Iowa expects to hold its presidential caucuses on January 3, instead of February 6, according to a reporter for the Des Moines Register. This is an important step in getting the wrangled-over schedule of the GOP primaries -- which has, in recent weeks, been a source of tumult -- into focus.
The Register reports that the new date is tentative. A Republican central committee member told the Hawkeye State-based outlet that the calendar change will receive a formal vote around October 16. The committee member signaled there was "a real clear consensus" on the January 3 date.
The potential good news here, is that while this means political reporters will have to celebrate the New Year in Des Moines, it represents the best hope we have for keeping primary contests from spilling into December of 2011.
Obviously, it's not a done deal. Attention now shifts eastward, to New Hampshire, where a decision from New Hampshire Secretary of State Bill Gardner will hopefully be the last piece of the puzzle. As has been previously reported, Gardner isn't planning on revealing his decision before next week.
But Iowa may have settled the matter. As Josh Putnam reckoned, New Hampshire -- which goes after Iowa -- had two likely choices for their primary: January 7th or January 3rd. The former choice was the more likely then, and as Iowa's claimed the 3rd for themselves, it's even more likely now.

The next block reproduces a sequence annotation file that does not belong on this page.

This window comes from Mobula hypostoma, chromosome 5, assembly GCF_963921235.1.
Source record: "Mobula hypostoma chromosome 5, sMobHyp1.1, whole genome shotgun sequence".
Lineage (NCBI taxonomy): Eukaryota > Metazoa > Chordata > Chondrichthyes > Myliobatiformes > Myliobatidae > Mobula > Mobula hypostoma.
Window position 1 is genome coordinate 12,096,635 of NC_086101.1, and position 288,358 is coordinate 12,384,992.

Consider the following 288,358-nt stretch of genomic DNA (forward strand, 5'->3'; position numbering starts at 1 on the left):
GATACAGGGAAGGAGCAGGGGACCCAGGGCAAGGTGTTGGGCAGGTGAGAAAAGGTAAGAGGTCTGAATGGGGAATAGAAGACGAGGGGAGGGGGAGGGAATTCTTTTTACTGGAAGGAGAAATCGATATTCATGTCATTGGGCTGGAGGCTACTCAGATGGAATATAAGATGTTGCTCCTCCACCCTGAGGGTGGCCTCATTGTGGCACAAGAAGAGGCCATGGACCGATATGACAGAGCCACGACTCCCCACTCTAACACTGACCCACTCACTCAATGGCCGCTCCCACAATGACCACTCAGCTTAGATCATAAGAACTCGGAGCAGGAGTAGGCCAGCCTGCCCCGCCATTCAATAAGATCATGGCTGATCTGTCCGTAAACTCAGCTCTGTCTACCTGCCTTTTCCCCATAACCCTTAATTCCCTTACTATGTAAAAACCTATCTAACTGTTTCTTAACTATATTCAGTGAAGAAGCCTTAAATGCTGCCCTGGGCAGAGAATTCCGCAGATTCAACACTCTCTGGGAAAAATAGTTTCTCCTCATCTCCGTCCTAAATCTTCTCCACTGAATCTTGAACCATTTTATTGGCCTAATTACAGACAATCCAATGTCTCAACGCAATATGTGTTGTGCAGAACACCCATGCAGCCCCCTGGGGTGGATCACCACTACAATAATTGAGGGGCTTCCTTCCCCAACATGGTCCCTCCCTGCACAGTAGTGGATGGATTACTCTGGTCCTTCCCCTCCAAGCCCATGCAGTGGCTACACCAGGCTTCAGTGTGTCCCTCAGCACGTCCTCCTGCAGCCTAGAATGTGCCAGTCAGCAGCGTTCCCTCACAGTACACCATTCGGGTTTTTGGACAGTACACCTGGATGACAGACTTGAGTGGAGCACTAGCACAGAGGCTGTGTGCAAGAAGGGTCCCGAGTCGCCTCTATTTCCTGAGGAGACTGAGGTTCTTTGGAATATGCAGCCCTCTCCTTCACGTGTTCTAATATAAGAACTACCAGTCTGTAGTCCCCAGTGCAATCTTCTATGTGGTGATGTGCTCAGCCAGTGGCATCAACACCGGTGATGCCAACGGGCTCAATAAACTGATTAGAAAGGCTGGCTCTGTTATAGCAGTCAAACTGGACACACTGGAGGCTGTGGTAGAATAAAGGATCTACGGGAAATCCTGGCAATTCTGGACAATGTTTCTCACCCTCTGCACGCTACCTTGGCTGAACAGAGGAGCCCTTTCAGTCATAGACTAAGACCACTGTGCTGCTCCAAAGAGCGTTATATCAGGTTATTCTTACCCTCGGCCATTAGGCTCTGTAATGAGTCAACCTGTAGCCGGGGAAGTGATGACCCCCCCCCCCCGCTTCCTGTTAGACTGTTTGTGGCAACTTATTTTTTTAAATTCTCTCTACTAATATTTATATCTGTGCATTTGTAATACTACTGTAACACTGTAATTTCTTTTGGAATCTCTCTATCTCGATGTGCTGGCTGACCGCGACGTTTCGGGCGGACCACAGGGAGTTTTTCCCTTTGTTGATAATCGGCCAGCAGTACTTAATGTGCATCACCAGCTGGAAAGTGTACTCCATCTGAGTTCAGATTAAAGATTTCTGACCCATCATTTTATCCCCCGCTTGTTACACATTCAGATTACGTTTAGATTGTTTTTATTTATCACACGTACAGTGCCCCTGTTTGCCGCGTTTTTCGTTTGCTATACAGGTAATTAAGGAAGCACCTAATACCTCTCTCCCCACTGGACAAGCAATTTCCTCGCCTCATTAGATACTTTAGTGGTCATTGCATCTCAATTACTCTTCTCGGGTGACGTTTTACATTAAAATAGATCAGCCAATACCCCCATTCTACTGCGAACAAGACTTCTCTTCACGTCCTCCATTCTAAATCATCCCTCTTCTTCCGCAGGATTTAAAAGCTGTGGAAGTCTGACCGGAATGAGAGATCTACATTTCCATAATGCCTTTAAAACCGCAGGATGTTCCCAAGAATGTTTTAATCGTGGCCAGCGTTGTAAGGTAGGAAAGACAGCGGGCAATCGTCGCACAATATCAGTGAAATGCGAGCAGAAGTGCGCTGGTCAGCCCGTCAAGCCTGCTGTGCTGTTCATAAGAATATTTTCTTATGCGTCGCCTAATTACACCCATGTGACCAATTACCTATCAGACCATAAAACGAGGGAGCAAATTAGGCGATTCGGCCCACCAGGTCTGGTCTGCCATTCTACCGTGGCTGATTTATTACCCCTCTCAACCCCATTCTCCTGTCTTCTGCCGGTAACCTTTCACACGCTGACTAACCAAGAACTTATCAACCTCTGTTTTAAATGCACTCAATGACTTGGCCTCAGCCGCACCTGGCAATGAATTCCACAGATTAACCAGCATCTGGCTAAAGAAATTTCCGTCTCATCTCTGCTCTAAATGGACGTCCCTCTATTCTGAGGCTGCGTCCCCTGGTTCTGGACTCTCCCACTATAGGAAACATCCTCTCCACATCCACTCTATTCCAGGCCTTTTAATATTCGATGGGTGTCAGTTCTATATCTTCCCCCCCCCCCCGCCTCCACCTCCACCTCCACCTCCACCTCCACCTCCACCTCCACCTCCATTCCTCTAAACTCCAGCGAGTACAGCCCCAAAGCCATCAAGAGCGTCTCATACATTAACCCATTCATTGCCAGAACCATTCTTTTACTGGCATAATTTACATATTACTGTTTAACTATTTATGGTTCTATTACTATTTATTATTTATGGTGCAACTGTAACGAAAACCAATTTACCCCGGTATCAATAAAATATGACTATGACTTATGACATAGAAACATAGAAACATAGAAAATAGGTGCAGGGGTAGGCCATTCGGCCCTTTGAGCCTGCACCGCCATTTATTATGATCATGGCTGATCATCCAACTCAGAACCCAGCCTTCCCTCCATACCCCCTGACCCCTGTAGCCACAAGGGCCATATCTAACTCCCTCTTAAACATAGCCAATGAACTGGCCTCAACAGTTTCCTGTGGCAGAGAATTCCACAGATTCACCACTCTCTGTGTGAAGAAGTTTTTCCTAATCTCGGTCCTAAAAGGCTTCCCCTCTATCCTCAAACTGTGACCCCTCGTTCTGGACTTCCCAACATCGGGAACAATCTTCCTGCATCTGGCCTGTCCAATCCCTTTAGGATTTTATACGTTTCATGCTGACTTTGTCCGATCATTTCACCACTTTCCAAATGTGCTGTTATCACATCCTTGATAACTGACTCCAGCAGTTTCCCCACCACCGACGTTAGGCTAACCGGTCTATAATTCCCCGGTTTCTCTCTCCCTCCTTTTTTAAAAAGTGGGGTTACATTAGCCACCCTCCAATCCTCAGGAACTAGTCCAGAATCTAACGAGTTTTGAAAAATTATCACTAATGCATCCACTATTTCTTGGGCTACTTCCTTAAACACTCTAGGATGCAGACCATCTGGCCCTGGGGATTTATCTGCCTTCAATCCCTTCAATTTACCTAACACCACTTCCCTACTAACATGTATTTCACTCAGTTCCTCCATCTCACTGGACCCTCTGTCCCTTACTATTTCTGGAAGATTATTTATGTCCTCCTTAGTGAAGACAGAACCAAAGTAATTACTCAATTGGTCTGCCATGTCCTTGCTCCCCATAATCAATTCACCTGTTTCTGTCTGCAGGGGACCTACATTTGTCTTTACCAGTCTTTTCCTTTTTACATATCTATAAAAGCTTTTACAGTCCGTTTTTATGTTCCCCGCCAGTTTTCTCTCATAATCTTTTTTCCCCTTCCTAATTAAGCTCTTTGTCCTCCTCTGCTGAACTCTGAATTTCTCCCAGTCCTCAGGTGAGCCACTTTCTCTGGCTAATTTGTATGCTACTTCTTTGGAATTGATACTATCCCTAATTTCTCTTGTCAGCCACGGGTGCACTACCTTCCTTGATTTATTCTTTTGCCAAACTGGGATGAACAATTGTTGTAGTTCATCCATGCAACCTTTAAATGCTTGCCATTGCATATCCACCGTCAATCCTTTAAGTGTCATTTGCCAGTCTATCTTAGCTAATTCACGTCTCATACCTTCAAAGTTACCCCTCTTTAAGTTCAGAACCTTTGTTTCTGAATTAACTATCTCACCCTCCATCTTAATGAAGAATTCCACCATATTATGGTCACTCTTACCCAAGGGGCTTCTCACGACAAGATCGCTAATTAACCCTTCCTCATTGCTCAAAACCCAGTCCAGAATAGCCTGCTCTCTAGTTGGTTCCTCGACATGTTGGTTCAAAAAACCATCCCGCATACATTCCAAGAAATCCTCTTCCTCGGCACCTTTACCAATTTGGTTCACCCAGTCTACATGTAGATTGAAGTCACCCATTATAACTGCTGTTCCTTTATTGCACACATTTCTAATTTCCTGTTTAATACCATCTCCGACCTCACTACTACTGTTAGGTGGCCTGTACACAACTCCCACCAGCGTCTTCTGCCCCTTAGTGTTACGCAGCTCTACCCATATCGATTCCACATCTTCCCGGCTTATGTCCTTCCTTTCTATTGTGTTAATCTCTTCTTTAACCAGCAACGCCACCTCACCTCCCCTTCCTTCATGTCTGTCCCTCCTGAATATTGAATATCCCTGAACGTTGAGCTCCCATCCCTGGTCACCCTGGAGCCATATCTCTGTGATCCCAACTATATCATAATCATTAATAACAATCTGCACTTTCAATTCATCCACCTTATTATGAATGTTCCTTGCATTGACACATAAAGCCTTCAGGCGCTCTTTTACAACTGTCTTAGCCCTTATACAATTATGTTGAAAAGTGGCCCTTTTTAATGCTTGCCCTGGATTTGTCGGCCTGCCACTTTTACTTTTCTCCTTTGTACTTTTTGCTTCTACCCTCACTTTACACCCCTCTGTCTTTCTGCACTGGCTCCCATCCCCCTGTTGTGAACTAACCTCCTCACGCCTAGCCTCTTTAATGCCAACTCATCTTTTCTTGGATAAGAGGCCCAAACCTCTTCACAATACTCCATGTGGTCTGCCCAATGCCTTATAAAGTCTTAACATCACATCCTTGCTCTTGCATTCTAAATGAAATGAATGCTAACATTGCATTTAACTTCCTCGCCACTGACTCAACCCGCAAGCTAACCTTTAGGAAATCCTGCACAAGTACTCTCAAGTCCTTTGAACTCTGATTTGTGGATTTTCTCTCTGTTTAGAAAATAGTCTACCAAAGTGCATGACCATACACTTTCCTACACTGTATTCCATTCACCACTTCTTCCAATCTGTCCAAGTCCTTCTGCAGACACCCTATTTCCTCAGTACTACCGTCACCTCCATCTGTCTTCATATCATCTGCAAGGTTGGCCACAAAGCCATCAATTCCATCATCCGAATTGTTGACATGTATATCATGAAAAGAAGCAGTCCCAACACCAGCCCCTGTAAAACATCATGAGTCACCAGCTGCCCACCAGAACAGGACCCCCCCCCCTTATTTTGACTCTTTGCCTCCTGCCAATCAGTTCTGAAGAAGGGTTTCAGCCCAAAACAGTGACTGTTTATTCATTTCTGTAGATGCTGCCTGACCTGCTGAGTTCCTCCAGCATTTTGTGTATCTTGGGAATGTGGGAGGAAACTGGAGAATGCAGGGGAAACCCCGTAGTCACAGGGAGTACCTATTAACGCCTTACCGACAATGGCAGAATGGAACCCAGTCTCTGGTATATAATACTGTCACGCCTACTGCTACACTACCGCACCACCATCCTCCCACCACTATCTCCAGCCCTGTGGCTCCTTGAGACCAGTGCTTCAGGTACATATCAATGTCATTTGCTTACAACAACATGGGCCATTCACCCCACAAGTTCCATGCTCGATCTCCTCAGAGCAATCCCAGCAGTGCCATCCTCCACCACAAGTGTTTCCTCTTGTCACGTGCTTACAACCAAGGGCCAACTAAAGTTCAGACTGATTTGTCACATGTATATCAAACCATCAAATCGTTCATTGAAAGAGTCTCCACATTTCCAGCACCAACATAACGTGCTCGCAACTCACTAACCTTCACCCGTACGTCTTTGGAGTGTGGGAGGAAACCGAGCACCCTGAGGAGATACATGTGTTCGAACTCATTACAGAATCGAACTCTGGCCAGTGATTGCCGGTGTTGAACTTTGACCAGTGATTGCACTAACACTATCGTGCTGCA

But there's no telling at this point what one of these early states might do if they feel like they've been intruded upon. After all, it was Florida's decision to move onto South Carolina's turf that precipitated this crisis in the first place, and put the territorial nature of the primary season in sharp relief.
The Sunshine State was the first to pull a scheduling shift. On the heels of their move Iowa GOP Chairman Matt Strawn said in a statement, "The arrogance shown by Florida’s elected leadership is disappointing, but not surprising."
He added, "Regarding the timing of the First in the Nation Iowa Caucuses, Iowa will remain first. Consistent with tradition, the final Iowa Caucus date will be announced once New Hampshire sets the date of its First in the Nation Primary."
As Iowa has decided not to wait, it's hard to shake the feeling that Iowa GOP officials -- for all the good intentions they've displayed by not ruining Christmas for everybody -- may have, in these late stages of calendar shaping, jumped out of turn by making a decision ahead of New Hampshire's decision. It still seems pretty likely that New Hampshire will settle on the January 7th date, but as we've seen throughout this process, when you force the hand of an early primary state, they don't react well.